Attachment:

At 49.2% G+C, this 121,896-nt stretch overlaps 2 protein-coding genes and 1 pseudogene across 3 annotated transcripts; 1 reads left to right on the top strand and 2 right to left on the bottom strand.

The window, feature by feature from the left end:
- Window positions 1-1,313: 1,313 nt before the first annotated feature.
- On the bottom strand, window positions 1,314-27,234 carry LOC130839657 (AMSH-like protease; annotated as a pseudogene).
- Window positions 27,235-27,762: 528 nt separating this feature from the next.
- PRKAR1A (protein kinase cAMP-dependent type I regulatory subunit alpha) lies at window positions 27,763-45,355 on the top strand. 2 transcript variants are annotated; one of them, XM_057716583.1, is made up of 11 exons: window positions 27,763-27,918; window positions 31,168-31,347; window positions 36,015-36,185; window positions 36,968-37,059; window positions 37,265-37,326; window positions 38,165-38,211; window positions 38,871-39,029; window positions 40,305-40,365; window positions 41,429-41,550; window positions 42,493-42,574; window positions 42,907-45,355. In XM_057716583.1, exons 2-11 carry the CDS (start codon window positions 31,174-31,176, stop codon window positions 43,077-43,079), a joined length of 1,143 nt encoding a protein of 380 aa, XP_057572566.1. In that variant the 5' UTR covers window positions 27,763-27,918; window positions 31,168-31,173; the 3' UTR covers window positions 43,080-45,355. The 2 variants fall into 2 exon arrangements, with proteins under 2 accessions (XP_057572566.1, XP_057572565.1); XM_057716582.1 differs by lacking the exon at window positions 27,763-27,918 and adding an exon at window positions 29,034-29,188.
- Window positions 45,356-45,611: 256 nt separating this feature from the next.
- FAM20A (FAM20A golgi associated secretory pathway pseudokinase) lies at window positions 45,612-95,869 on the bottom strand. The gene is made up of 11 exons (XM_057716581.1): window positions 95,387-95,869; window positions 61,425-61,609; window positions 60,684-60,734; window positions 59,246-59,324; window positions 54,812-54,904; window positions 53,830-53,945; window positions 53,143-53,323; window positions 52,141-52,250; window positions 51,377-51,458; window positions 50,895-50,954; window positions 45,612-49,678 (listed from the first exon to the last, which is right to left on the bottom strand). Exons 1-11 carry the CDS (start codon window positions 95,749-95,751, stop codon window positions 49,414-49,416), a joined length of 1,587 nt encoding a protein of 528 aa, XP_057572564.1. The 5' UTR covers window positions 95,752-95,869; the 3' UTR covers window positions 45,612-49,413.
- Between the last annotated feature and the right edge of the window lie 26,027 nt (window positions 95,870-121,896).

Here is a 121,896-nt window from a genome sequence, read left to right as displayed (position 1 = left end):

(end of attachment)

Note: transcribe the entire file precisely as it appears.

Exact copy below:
At 49.2% G+C, this 121,896-nt stretch overlaps 2 protein-coding genes and 1 pseudogene across 3 annotated transcripts; 1 reads left to right on the top strand and 2 right to left on the bottom strand.

The window, feature by feature from the left end:
- Window positions 1-1,313: 1,313 nt before the first annotated feature.
- On the bottom strand, window positions 1,314-27,234 carry LOC130839657 (AMSH-like protease; annotated as a pseudogene).
- Window positions 27,235-27,762: 528 nt separating this feature from the next.
- PRKAR1A (protein kinase cAMP-dependent type I regulatory subunit alpha) lies at window positions 27,763-45,355 on the top strand. 2 transcript variants are annotated; one of them, XM_057716583.1, is made up of 11 exons: window positions 27,763-27,918; window positions 31,168-31,347; window positions 36,015-36,185; window positions 36,968-37,059; window positions 37,265-37,326; window positions 38,165-38,211; window positions 38,871-39,029; window positions 40,305-40,365; window positions 41,429-41,550; window positions 42,493-42,574; window positions 42,907-45,355. In XM_057716583.1, exons 2-11 carry the CDS (start codon window positions 31,174-31,176, stop codon window positions 43,077-43,079), a joined length of 1,143 nt encoding a protein of 380 aa, XP_057572566.1. In that variant the 5' UTR covers window positions 27,763-27,918; window positions 31,168-31,173; the 3' UTR covers window positions 43,080-45,355. The 2 variants fall into 2 exon arrangements, with proteins under 2 accessions (XP_057572566.1, XP_057572565.1); XM_057716582.1 differs by lacking the exon at window positions 27,763-27,918 and adding an exon at window positions 29,034-29,188.
- Window positions 45,356-45,611: 256 nt separating this feature from the next.
- FAM20A (FAM20A golgi associated secretory pathway pseudokinase) lies at window positions 45,612-95,869 on the bottom strand. The gene is made up of 11 exons (XM_057716581.1): window positions 95,387-95,869; window positions 61,425-61,609; window positions 60,684-60,734; window positions 59,246-59,324; window positions 54,812-54,904; window positions 53,830-53,945; window positions 53,143-53,323; window positions 52,141-52,250; window positions 51,377-51,458; window positions 50,895-50,954; window positions 45,612-49,678 (listed from the first exon to the last, which is right to left on the bottom strand). Exons 1-11 carry the CDS (start codon window positions 95,749-95,751, stop codon window positions 49,414-49,416), a joined length of 1,587 nt encoding a protein of 528 aa, XP_057572564.1. The 5' UTR covers window positions 95,752-95,869; the 3' UTR covers window positions 45,612-49,413.
- Between the last annotated feature and the right edge of the window lie 26,027 nt (window positions 95,870-121,896).

Here is a 121,896-nt window from a genome sequence, read left to right as displayed (position 1 = left end):